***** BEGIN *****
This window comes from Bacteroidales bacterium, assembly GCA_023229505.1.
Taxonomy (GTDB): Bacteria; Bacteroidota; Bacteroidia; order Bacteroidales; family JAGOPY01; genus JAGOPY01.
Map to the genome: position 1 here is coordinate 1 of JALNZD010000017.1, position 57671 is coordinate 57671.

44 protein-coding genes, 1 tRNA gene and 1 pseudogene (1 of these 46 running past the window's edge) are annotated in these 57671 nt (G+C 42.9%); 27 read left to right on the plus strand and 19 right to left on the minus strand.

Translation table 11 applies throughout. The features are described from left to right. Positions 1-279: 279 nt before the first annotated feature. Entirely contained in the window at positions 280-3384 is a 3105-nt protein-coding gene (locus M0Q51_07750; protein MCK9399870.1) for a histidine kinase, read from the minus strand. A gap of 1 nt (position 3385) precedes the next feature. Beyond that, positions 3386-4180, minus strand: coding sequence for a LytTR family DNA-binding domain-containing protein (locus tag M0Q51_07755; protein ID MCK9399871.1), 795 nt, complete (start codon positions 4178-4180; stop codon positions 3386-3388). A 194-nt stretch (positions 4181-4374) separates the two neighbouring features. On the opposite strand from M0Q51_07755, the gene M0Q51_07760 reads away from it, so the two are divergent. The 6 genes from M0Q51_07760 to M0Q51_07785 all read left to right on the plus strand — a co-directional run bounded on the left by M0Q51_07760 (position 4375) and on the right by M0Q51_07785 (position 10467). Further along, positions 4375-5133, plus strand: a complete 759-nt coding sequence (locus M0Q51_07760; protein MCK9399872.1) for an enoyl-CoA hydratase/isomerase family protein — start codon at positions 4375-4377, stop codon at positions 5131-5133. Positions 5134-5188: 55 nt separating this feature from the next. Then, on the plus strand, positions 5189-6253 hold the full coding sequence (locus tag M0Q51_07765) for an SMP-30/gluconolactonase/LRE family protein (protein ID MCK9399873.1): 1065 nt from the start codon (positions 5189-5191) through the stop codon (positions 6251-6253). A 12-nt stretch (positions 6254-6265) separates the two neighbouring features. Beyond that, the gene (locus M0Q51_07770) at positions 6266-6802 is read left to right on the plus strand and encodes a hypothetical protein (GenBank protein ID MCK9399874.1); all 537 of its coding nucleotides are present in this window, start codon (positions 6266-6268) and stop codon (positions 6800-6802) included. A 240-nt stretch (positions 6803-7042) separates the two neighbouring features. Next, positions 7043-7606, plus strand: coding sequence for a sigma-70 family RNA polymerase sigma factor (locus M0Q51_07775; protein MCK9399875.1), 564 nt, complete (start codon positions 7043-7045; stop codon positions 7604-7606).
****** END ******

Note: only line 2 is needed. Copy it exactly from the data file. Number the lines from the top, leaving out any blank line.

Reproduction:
Taxonomy (GTDB): Bacteria; Bacteroidota; Bacteroidia; order Bacteroidales; family JAGOPY01; genus JAGOPY01.